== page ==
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Surviving the Squall

I had an adventurous drive on Sunday which I thought might be good for a blog post all on its own. We’ll see.

My destination was Chadwicks, to meet my sister and members of her family for church. She had told me directions over the phone Saturday night, which I had written down in a sloppy fashion in a notebook I happened to have handy. I wrote them out again in a slightly more legible manner (I am known for my terrible handwriting).

The directions seemed pretty straightforward: Higby to Graffenburg to Oneida Street. I knew that Higby Road was anything but straightforward: hills, twists, turns. Steven and I once had a rather alarming experience getting lost in the fog on Higby Road. However, no fog threatened Sunday morning. Just a little snow. What could possibly happen?

I had meant to allow get lost time, as I usually do when going to a new place, but I forgot I had to gas up. I almost took a chance on the gas, because “you go by a gas station” was included in the directions, but I thought better of it. Well, I probably still had plenty of time. I usually over-estimate these things. Anyways, it’s OK if you’re a little late for church. You just sneak in quietly and sit in the back.

I had also forgotten just how steep parts of Higby Road are. Up, up, up I went. Like many vehicles, mine does not like to go uphill for sustained periods of time. However, we both persevered.

More worrisome was the snow. It had been coming down in a gentle, Christmas-cardlike fashion when Tabby and I had taken a walk in Herkimer earlier. Now it was finer, more determined, and blowing. A mean snow. It was not exactly a storm, I told myself. More like a squall, perhaps exacerbated by the wide open farmland I was driving through.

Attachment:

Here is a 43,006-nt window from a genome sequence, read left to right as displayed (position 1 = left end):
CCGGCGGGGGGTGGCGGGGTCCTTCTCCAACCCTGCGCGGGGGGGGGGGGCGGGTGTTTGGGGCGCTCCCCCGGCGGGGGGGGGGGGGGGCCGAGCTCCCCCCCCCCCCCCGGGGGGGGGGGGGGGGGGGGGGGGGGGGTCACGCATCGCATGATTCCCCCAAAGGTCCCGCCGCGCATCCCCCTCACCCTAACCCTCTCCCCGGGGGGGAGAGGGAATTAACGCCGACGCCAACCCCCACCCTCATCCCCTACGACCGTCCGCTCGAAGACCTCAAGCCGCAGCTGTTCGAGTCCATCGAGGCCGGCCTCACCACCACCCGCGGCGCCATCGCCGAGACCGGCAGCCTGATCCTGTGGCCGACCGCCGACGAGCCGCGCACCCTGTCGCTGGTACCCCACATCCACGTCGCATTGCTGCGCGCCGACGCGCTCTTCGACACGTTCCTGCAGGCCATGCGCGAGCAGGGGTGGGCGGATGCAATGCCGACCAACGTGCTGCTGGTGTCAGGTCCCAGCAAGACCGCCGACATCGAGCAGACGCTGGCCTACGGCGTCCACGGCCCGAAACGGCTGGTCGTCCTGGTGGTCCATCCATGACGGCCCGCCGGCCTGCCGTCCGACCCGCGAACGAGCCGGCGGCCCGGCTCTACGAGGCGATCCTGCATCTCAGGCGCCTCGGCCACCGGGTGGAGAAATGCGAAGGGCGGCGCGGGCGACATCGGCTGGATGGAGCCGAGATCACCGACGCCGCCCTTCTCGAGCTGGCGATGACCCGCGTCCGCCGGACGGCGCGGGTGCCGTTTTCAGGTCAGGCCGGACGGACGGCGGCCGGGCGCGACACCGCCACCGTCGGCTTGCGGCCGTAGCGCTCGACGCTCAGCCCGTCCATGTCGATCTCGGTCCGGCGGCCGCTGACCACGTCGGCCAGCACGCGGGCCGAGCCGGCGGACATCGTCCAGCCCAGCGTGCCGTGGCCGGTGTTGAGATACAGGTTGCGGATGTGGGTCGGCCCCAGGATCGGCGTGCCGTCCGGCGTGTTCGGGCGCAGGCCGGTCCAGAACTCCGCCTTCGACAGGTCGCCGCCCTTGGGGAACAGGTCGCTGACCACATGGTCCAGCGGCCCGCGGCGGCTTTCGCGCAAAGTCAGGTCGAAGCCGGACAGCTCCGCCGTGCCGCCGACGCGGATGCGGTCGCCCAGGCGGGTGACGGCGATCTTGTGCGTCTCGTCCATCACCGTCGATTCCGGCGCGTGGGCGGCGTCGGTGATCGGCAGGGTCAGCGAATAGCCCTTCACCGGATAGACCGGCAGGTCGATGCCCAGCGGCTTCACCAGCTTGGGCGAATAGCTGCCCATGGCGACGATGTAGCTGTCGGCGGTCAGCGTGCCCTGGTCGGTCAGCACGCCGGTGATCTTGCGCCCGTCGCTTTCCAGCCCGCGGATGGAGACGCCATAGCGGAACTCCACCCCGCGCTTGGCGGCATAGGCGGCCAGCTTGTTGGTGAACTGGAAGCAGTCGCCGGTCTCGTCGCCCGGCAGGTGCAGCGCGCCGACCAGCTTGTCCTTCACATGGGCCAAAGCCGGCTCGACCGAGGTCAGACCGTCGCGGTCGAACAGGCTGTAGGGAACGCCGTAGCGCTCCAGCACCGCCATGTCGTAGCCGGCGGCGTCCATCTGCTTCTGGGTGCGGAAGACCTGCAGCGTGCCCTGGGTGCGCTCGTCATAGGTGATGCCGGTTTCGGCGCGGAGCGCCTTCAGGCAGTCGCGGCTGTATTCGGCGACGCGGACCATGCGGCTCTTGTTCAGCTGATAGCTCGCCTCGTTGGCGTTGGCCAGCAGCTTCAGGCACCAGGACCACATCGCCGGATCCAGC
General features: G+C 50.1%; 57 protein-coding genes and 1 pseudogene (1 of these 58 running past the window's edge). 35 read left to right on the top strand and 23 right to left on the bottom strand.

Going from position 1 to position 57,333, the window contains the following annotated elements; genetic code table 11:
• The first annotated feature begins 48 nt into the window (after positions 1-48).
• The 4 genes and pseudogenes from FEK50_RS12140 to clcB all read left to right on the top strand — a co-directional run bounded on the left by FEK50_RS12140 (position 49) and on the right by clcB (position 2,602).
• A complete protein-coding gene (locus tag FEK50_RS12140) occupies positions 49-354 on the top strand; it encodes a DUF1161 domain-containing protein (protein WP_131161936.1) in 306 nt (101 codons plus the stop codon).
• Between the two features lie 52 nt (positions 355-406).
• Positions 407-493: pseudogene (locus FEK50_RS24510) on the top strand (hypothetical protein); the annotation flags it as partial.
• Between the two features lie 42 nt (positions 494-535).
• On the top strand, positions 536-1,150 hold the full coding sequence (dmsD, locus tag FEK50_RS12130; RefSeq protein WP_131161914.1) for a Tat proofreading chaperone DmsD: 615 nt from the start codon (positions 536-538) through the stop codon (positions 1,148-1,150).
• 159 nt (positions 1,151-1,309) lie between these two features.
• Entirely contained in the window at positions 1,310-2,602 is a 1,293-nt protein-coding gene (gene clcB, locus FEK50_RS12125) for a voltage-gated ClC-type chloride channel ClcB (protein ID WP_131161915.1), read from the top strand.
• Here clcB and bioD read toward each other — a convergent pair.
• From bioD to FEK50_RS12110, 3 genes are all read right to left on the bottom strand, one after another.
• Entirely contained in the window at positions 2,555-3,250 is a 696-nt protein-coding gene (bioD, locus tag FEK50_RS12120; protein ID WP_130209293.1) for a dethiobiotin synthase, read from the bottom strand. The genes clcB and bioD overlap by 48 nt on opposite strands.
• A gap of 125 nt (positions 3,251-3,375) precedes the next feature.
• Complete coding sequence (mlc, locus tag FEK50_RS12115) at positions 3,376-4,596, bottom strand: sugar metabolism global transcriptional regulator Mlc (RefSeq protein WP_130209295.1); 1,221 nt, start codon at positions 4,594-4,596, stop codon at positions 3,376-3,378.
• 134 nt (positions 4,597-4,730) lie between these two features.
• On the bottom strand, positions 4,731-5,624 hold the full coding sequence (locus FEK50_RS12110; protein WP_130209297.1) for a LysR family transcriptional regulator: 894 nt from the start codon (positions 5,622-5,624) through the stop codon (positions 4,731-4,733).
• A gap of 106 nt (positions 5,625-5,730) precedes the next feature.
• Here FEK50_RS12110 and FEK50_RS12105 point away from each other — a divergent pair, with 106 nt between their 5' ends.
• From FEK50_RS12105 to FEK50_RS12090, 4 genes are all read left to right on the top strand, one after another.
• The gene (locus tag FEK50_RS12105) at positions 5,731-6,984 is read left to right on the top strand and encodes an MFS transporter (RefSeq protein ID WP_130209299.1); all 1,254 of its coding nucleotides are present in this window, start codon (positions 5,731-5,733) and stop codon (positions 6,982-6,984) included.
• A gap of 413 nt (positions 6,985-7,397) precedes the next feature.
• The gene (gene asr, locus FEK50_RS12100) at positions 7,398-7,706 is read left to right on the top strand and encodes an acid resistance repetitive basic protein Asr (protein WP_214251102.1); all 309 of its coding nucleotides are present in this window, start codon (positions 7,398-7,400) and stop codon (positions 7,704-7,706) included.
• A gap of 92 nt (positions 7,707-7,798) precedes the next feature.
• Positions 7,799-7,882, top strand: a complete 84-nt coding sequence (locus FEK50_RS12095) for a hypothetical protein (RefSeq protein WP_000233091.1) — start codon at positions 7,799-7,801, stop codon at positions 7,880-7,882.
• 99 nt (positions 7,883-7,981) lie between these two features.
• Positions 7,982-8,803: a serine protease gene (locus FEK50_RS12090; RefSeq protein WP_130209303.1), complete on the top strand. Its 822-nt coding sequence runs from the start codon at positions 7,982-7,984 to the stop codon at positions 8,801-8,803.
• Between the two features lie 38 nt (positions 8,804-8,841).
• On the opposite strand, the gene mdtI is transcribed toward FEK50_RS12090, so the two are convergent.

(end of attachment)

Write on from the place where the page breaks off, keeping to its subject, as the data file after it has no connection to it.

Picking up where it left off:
Parts of the road were covered with snow, so I drove with care. I could rock this. The twisty, turny nature of the road was a little troublesome, but that, too, I could rock. Still, it seemed to be taking a long time to get to Graffenburg Road. Ah, there was the golf course sign. Easy to find.

And then things began to suck. The road had lots of snow on it. The wind blew curtains of white across my windshield. I slowed to a crawl and put my vehicle in 4-wheel drive. Not full 4-wheel but the “Auto” setting, which is kind of in-between. I wondered if I shouldn’t have chosen full 4-wheel but contented myself with going extra slow. It would be perfectly fine if I was late for church.

I soon found myself laughing out loud. I may have mentioned my odd quirk of laughing at bad weather. It usually happens when I am right out in it, not so often in my car when I am concentrating on staying on the road. I actually was not sliding around much, and the humorous aspect of the situation began to tickle me. It’s March, for heavens’ sake! I started running again. What is with these blizzard conditions? I wondered how late I would be for church and pondered an alternative route home.

At last I reached the turn for Oneida Street. According to my directions I was three or four minutes from my destination. I looked at my clock. 10:26. This could work. Once I was in the village the weather seemed calmer. Perhaps all the houses tamed the wind somewhat.

I made it to church just on time. I found my sister and her family. I could see the day brightening as the sun came out. Perhaps my ride home would be fine. As it turned out, we drove into Washington Mills for breakfast and I went home a slightly different way: lots of Higby, no Graffenburg. I was happy to get home where I could nurse the headache I mentioned in yesterday’s post.

Some readers may now be saying, “Ah yes, that headache. Could it be that the drive was NOT that sucky but the headache made it seem so?” I say keep your tabletop psychology for yourself. I braved the elements and lived to tell the tale.

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6 responses »

  1. I say the drive made the headache, Cynthia, the headache did not make the drive. Snow, twisty, blowing snow, more twisty, more snow. Hills. Yeah, I’d have the white knuckles going. People who haven’t driven when you can’t seen through the snow just don’t know what it’s like.

    Reply
  2. Pingback: On Second Thought, It Was a Delightful Sunday | Mohawk Valley Girl

  3. Pingback: For Pumpkin Junkies | Mohawk Valley Girl

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